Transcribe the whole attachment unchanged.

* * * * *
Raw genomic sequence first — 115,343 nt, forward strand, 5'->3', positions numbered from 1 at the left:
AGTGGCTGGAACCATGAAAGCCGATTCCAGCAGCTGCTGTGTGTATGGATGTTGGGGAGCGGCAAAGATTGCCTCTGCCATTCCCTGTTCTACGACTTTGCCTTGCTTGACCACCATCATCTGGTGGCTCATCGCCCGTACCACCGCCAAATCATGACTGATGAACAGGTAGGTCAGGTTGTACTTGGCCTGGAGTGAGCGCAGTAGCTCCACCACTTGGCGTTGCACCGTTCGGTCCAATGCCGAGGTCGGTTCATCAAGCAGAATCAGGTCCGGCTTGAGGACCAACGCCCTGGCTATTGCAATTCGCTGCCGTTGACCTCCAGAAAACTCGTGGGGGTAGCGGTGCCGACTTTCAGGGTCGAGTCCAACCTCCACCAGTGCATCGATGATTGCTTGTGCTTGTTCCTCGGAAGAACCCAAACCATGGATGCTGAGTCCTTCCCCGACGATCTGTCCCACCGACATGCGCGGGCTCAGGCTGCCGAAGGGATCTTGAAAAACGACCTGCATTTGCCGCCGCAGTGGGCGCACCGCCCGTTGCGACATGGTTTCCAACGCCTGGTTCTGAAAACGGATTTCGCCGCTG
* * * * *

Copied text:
Raw genomic sequence first — 115,343 nt, forward strand, 5'->3', positions numbered from 1 at the left:
AGTGGCTGGAACCATGAAAGCCGATTCCAGCAGCTGCTGTGTGTATGGATGTTGGGGAGCGGCAAAGATTGCCTCTGCCATTCCCTGTTCTACGACTTTGCCTTGCTTGACCACCATCATCTGGTGGCTCATCGCCCGTACCACCGCCAAATCATGACTGATGAACAGGTAGGTCAGGTTGTACTTGGCCTGGAGTGAGCGCAGTAGCTCCACCACTTGGCGTTGCACCGTTCGGTCCAATGCCGAGGTCGGTTCATCAAGCAGAATCAGGTCCGGCTTGAGGACCAACGCCCTGGCTATTGCAATTCGCTGCCGTTGACCTCCAGAAAACTCGTGGGGGTAGCGGTGCCGACTTTCAGGGTCGAGTCCAACCTCCACCAGTGCATCGATGATTGCTTGTGCTTGTTCCTCGGAAGAACCCAAACCATGGATGCTGAGTCCTTCCCCGACGATCTGTCCCACCGACATGCGCGGGCTCAGGCTGCCGAAGGGATCTTGAAAAACGACCTGCATTTGCCGCCGCAGTGGGCGCACCGCCCGTTGCGACATGGTTTCCAACGCCTGGTTCTGAAAACGGATTTCGCCGCTG